Right now in our own lifetime, humanity is beginning to answer the question can we survive ourselves.

So the final factor is the length of time space age civilizations survive. We know that nothing lasts forever. Even the stars eventually die. Scanning the course of human history, more civilizations have already died than now exist.

It is reasonable to suspect that our own civilization, and those of alien races also will not last forever? Birth and death, creation and destruction seem an inevitable part of existence; it is hard to believe that any civilization will be exempt from the normal pattern.

But what is our lifespan? A pessimist might look at the world situation and claim there is serious doubt that we will survive to reach the twenty-third or twenty-fourth century. Some will wonder if we will see the end of the twenty-first century.

As a rabbi and a Kabbalist I am an optimist. While I agree that homo sapiens have overwhelming problems that must be solved if we are to survive, I feel confident that the very problems we face will stimulate solutions for managing them, and that we as a civilization will with God’s help, reorganize ourselves into a society uniquely capable of satisfying both humanity’s and the planet’s needs.

I believe that God has given the Messianic promise of ultimately achieving an age of international peace and justice to all intelligent beings living on all the worlds they inhabit.

Thus they, as well as we, must have both faith and hope in the coming of a Messianic Age which will last for an unimaginable length of time.

The rabbis foresaw that there would someday be an end to the time of trials; the transitional phase of the Messianic Age. Some rabbis placed the birth-pangs of the Messianic Age in units of centuries, others anticipating even longer time units.

They all agreed that humanity would win through the time of troubles and reach another age, called the New Age or the Coming World; but none of the rabbis remarked on its duration.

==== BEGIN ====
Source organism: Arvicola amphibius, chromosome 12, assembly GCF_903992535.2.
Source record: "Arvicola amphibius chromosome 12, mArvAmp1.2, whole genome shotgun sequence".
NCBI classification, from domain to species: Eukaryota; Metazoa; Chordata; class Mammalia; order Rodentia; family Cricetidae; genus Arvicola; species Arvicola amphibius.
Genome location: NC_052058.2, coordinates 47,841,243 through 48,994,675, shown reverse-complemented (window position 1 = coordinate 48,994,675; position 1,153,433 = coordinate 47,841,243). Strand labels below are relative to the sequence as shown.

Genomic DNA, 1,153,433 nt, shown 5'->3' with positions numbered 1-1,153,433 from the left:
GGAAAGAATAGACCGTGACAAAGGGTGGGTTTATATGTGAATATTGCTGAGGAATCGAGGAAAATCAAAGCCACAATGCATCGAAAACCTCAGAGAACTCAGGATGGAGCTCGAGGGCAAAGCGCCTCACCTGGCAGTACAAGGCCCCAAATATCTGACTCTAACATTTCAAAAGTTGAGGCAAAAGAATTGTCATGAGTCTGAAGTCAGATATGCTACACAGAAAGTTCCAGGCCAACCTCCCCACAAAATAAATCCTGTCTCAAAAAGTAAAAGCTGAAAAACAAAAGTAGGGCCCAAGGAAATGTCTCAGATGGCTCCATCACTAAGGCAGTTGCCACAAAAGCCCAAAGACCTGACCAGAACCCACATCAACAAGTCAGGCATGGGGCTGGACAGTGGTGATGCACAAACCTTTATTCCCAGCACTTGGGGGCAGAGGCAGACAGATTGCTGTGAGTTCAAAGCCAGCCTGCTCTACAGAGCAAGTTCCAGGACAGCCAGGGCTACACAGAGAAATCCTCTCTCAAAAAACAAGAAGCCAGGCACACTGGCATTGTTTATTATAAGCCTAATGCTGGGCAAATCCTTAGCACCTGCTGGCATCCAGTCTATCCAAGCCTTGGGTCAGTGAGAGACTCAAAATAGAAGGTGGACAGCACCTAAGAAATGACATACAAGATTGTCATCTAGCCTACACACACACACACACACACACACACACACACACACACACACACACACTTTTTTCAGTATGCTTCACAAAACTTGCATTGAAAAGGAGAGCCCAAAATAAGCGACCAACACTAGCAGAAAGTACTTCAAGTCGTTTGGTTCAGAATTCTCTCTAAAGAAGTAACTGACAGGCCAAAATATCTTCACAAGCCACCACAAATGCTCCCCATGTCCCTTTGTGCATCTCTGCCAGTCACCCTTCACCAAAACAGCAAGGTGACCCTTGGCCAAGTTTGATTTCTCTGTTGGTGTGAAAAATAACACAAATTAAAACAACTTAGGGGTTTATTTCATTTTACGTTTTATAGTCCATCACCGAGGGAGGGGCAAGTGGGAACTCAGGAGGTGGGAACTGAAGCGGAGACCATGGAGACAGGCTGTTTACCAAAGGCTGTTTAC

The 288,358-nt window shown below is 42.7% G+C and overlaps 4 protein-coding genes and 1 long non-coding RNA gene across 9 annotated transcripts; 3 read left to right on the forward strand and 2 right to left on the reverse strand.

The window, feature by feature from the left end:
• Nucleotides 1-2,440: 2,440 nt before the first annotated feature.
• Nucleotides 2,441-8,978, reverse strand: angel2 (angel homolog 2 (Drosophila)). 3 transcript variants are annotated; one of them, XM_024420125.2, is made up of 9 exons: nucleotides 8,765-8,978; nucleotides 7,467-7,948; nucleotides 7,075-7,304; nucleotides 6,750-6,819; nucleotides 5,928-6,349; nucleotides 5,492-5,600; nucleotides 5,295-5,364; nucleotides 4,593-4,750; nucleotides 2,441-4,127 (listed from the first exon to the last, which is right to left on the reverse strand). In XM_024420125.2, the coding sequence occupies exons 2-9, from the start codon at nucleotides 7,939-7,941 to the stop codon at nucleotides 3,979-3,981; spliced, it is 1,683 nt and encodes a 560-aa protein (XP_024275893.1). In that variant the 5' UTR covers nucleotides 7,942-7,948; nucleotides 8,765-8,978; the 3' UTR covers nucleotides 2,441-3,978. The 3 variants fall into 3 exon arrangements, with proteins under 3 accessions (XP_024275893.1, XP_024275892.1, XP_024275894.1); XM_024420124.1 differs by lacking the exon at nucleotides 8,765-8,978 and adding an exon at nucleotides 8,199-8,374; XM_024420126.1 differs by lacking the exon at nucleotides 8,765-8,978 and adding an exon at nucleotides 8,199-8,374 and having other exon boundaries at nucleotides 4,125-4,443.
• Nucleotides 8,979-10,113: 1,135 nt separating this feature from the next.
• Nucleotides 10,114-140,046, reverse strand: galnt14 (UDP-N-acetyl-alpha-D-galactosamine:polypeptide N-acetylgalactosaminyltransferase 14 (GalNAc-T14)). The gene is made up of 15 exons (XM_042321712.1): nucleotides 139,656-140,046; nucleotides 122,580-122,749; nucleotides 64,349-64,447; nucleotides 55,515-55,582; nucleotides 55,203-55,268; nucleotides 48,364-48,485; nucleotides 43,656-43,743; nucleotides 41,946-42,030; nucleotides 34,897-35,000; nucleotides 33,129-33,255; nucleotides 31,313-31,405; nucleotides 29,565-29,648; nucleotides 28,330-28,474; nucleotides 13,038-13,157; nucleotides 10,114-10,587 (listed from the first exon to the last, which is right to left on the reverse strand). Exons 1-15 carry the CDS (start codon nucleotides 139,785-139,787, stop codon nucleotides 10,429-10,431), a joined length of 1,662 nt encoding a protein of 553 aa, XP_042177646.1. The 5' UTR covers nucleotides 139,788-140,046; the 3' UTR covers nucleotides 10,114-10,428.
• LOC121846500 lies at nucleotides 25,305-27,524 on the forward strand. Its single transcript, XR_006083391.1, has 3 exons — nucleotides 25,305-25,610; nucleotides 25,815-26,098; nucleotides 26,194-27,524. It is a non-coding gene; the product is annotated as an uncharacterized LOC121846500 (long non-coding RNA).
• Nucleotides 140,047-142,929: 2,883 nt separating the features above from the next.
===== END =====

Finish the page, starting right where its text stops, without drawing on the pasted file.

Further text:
I believe the transitional phase of the Messianic Age will require several centuries, but the Coming World will last for an incomprehensible span of time.

I have looked at the problem of communicating with extraterrestrial beings from an anthropocentric point of view, wondering if there is someone “out there” for us to communicate with.

Now let’s look at the issue from the perspective of the universe.

Our galaxy is not unusual. It is one of a cluster of eighteen galaxies. Millions of such clusters fill the universe, each composed of anywhere from a dozen to several hundred galaxies.

It seems reasonable to assume the Messianic promise does extend to all of the universe’s intelligent races:

As they build toward a space-age technology, they will enter a Messianic transition and, through coping with their crises, eventually reach an era of great spiritual development, their New Age.

Their society’s basic social and technological problems will have been solved. The main thrust of their energies will be directed towards fulfilling their partnership with the Divine, by helping other civilizations and by achieving greater spiritual insights which will further their understanding both of the individual and the universe.

Eventually as each emerging civilization passes from its Messianic Age to its era of the New World, it contacts intelligent beings from a distant star.

Many science fiction stories have been written about this first contact, usually in terms of hostility. Their authors are mistaken. They judge the future in terms of the present.

The upheavals of the Messianic Age function as a proving ground and a filter.

Those intelligent species who are too aggressive, too competitive, too destructive, too selfish, or too materialistic to achieve a culture-wide spiritual uplifting; will destroy themselves long before they develop the technical sophistication needed for interstellar and intergalactic flight.

Those species that have achieved their Messianic Age will join together in a galaxy wide spiritual civilization which continually accepts new species who have attained their own Messianic Age.

They are waiting patiently for us to qualify.